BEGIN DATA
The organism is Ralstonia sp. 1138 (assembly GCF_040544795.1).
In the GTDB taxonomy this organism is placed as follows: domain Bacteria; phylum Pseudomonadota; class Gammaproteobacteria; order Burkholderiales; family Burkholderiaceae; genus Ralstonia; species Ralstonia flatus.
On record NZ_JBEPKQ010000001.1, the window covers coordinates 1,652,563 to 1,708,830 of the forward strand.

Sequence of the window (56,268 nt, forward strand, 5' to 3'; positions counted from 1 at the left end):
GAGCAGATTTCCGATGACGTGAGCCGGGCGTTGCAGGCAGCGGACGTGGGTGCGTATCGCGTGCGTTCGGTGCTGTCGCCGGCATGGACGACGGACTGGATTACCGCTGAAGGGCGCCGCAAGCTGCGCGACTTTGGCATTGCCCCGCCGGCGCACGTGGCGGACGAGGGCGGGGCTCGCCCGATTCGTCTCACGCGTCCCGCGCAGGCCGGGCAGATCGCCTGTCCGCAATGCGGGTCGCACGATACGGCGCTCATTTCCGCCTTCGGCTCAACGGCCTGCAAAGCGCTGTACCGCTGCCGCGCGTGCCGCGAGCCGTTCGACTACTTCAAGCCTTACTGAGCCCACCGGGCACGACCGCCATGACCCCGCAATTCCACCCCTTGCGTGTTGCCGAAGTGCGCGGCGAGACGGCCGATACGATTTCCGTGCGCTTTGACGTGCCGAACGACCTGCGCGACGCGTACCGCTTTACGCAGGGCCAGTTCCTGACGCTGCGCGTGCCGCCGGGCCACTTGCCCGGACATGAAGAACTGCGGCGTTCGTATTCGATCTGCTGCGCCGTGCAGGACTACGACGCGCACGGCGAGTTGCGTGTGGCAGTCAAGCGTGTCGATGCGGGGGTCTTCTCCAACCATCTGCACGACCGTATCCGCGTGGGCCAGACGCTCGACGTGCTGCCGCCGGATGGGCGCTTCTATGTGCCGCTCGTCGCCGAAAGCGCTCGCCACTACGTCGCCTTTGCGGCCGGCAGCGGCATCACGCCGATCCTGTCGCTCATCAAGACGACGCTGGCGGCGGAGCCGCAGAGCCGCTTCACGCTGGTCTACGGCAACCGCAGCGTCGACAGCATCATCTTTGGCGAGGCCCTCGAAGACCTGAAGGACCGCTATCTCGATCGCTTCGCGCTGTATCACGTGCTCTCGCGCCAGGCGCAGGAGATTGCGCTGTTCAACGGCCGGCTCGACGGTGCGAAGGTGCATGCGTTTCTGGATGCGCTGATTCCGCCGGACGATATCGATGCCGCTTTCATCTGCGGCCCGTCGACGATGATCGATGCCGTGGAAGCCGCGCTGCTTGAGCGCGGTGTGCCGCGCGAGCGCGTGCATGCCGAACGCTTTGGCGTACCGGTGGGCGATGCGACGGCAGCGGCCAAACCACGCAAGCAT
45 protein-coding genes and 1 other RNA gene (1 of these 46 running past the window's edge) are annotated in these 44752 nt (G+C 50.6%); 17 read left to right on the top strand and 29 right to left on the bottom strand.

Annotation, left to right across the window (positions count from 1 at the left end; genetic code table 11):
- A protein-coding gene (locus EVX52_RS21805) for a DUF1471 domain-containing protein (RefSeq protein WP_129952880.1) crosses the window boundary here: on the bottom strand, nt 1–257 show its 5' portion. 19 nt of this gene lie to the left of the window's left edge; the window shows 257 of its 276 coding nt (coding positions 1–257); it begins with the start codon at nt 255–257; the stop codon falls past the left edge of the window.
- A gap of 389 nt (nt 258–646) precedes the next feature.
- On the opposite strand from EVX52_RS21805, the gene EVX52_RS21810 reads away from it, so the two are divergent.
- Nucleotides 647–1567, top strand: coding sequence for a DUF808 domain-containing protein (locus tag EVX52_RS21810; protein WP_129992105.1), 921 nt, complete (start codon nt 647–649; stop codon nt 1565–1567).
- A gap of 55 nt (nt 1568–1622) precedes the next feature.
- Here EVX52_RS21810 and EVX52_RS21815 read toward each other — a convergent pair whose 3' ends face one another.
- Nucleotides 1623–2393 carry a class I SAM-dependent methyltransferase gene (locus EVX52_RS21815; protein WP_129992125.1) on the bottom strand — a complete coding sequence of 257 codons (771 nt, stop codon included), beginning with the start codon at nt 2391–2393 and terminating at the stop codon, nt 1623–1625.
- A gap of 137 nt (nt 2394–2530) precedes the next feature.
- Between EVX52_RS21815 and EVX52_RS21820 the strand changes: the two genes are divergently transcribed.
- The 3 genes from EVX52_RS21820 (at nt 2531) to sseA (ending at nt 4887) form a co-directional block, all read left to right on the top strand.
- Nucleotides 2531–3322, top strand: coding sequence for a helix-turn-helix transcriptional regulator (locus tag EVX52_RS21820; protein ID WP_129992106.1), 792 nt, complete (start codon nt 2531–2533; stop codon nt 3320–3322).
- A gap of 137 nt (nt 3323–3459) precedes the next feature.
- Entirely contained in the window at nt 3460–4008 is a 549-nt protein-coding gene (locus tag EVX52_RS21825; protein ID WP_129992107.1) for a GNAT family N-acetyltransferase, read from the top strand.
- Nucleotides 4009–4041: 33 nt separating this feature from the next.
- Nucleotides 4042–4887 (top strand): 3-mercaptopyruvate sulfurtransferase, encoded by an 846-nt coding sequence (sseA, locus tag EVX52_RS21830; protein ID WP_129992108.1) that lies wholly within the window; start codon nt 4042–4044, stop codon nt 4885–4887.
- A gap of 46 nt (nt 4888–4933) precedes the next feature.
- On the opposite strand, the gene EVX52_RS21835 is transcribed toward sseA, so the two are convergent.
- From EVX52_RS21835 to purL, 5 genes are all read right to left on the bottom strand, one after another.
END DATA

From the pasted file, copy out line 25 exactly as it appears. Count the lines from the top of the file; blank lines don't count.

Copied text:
- From EVX52_RS21835 to purL, 5 genes are all read right to left on the bottom strand, one after another.